But a lot of the left have an issue with the fact a vast majority of the wealth in this country being concentrated in a very small percentage because they believe something went wrong in the "pay your taxes, pay fair wages, provide for your family and pay your debts" portion of the equation.

    There are some great small business owners. I'm sure your husband is one of them. So was my dad. They are honest and fair people who sometimes get squeezed because others don't play nicely in the sandbox.

    But there are some small business owners who aren't as upstanding. Take my former boss. He spent years working hard to build up his practice and no one on his staff begrudged him the lion share the profits. But then for about a year, he was gone 2 to 3 weeks out of every month. Not, he was gone doing business- it was all personal time. The support staff stepped up and we did what we could to cover his absence. We worked late, we worked weekends, we did the lion share of the work. We dealt with the upset costumers. But credit and rewards were never given to the staff and he and his wife started wondering why they were leaking talent.

    He and his wife got very defensive and circled the wagons because it was "their" business. Nevermine the rest of us were working to support our families as well and there is no way my boss could have maintained the business on his own. Was his reputation important- of course it was. That's why he got the bigger pay check, the nicer benefits, the cool vacation and the respect and prestige. But his reputation was maintained in his absence by his staff.

    The only way he hanged on to the talent he had as long as he did was because there were NO other jobs. Trust me, we all were looking. (No, not when we were supposed to be working.) He took advantage of the poor economy to treat his workers unjustly. That's also wrong.

    This is why the left gets the support it does. Because a lot of Americans see nasty business practices in place. A lot of Americans have an issue with someone that does little work take home the biggest paycheck while others work like dogs and barely make it. I've never met someone who doesn't agree the boss deserves more pay. The argument isn't you can't have the money you earned but did you truly earn it?

    I have tremendous respect for you Leila. My mom always taught me not to talk about money or politics and here I am doing both so I'm a bit nervous. I don't always agree with you- not out of a desire to be contentious but usually because I don't understand. I also try to keep in mind you are a mother of 8 and have seen and done far more than I have and know more about some things than I do.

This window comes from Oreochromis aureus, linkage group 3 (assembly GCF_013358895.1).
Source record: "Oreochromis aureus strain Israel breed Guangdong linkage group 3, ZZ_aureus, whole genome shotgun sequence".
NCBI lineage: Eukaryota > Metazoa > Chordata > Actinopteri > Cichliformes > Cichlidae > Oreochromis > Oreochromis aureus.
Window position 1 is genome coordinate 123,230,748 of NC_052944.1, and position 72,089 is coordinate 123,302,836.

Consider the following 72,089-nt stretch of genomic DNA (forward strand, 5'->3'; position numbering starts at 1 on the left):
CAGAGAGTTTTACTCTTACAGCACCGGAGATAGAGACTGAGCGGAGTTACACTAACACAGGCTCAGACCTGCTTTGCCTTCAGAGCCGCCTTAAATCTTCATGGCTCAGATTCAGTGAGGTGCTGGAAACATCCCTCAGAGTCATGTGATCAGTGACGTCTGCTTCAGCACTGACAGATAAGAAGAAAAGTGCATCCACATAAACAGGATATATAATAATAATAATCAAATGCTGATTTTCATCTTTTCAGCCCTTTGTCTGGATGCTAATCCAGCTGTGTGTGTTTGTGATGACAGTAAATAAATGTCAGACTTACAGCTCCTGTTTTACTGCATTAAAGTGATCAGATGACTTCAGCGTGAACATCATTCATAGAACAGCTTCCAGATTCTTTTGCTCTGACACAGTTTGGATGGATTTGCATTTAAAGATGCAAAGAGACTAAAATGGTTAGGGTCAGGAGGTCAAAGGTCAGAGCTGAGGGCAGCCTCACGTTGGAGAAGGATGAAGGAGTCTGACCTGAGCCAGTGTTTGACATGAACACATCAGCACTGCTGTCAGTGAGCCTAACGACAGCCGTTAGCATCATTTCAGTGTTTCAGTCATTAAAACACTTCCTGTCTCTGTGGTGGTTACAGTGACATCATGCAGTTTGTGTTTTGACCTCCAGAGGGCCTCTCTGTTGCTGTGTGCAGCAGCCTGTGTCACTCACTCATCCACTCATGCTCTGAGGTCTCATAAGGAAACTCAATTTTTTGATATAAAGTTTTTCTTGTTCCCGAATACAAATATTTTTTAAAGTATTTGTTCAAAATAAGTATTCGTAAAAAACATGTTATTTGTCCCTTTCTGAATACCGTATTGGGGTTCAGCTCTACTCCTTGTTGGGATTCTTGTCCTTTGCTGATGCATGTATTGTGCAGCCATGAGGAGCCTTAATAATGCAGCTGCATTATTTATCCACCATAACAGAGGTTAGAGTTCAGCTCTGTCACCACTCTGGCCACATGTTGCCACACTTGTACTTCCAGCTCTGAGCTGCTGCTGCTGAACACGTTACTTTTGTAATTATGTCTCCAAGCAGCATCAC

But there is something very wicked at work in our country. The same justifications and attitudes which I've seen my friends used to turn against life growing inside them are starting to show up in the workplace. It terrifies me what will happen if we let that selfishness and hate take a hold in our business and economy just as we have in our social morality.

  75. See I'd classify waterboarding as torture. Anything that is designed to make someone fear the termination of their life at the hands of someone else is torture in my mind. I think about it this way - if a criminal suspect reveals information in a situation where police have placed undue duress (no use of the bathroom for 12 hours or more, no water for hours upon hours, not providing them with an opportunity to sit down, not giving them opportunities to rest, etc... etc...) then that information is said to be coerced and is not reliable.. Regardless of citizenship, the information is either coerced or not. If it's a coercion in this situation, it's a coercion in a situation such as waterboarding and it is as equally unreliable, if not more so, because waterboarding is so much more cruel.

    I'm sorry, waterboarding military personnel is not the same thing. While the actions maybe similar, the fear is missing. These are guys who are trained to put their lives into the hands of their compatriots, their fellow soldiers, they cannot possibly feel the same fear an enemy combatant being exposed to the same treatment. And the FEAR in combination with the action is what increases waterboarding to a level of torture. Not all damage is physical.

    You (royal you) may not have a problem with your sons experiencing waterboarding at the hands of their superiors during training, but would you be comfortable with your sons experiencing waterboarding at the hands of an extremist terrorist group who would not care in the slightest, if your (royal you still) son "accidentally" stayed under the water a little longer than supposed to and died.

    We are all fond of saying that the rights found in the Constitution come from God and are simply protected by the Constitution. If this is truly the case, then this includes the right to not be subjected to cruel and unusual punishment - and if this is right from God, then it applies to EVERYONE, not just citizens of the US.